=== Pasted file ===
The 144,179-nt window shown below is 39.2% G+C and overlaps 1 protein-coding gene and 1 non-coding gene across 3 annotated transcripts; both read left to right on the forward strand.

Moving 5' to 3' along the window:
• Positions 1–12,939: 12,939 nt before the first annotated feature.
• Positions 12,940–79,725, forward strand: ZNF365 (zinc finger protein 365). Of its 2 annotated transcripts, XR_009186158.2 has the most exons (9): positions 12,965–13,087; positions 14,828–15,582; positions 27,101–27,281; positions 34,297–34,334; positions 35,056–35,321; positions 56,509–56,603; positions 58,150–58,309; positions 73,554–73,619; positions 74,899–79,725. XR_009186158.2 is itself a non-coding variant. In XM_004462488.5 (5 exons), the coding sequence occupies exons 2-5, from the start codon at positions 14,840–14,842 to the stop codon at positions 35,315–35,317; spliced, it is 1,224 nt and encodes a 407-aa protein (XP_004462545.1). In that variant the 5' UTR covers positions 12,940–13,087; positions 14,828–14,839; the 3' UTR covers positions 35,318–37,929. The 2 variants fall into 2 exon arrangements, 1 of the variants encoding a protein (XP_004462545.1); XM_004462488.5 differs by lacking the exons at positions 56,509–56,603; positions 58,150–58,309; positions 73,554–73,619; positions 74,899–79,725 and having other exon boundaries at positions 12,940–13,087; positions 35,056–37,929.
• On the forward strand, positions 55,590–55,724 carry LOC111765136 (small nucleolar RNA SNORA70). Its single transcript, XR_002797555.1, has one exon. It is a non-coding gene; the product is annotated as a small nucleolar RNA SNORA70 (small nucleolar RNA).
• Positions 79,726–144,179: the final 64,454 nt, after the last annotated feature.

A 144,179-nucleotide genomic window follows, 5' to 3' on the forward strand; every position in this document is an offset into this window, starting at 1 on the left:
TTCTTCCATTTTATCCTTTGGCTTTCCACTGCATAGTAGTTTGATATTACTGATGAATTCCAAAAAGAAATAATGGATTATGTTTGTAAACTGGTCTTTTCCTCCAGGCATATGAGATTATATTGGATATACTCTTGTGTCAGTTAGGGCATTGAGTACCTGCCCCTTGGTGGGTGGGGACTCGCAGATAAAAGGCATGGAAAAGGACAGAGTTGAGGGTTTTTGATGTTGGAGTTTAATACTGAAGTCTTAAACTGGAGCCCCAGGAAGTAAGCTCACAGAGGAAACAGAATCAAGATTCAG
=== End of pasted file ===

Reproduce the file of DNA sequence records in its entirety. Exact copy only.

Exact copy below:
The 144,179-nt window shown below is 39.2% G+C and overlaps 1 protein-coding gene and 1 non-coding gene across 3 annotated transcripts; both read left to right on the forward strand.

Moving 5' to 3' along the window:
• Positions 1–12,939: 12,939 nt before the first annotated feature.
• Positions 12,940–79,725, forward strand: ZNF365 (zinc finger protein 365). Of its 2 annotated transcripts, XR_009186158.2 has the most exons (9): positions 12,965–13,087; positions 14,828–15,582; positions 27,101–27,281; positions 34,297–34,334; positions 35,056–35,321; positions 56,509–56,603; positions 58,150–58,309; positions 73,554–73,619; positions 74,899–79,725. XR_009186158.2 is itself a non-coding variant. In XM_004462488.5 (5 exons), the coding sequence occupies exons 2-5, from the start codon at positions 14,840–14,842 to the stop codon at positions 35,315–35,317; spliced, it is 1,224 nt and encodes a 407-aa protein (XP_004462545.1). In that variant the 5' UTR covers positions 12,940–13,087; positions 14,828–14,839; the 3' UTR covers positions 35,318–37,929. The 2 variants fall into 2 exon arrangements, 1 of the variants encoding a protein (XP_004462545.1); XM_004462488.5 differs by lacking the exons at positions 56,509–56,603; positions 58,150–58,309; positions 73,554–73,619; positions 74,899–79,725 and having other exon boundaries at positions 12,940–13,087; positions 35,056–37,929.
• On the forward strand, positions 55,590–55,724 carry LOC111765136 (small nucleolar RNA SNORA70). Its single transcript, XR_002797555.1, has one exon. It is a non-coding gene; the product is annotated as a small nucleolar RNA SNORA70 (small nucleolar RNA).
• Positions 79,726–144,179: the final 64,454 nt, after the last annotated feature.

A 144,179-nucleotide genomic window follows, 5' to 3' on the forward strand; every position in this document is an offset into this window, starting at 1 on the left:
TTCTTCCATTTTATCCTTTGGCTTTCCACTGCATAGTAGTTTGATATTACTGATGAATTCCAAAAAGAAATAATGGATTATGTTTGTAAACTGGTCTTTTCCTCCAGGCATATGAGATTATATTGGATATACTCTTGTGTCAGTTAGGGCATTGAGTACCTGCCCCTTGGTGGGTGGGGACTCGCAGATAAAAGGCATGGAAAAGGACAGAGTTGAGGGTTTTTGATGTTGGAGTTTAATACTGAAGTCTTAAACTGGAGCCCCAGGAAGTAAGCTCACAGAGGAAACAGAATCAAGATTCAG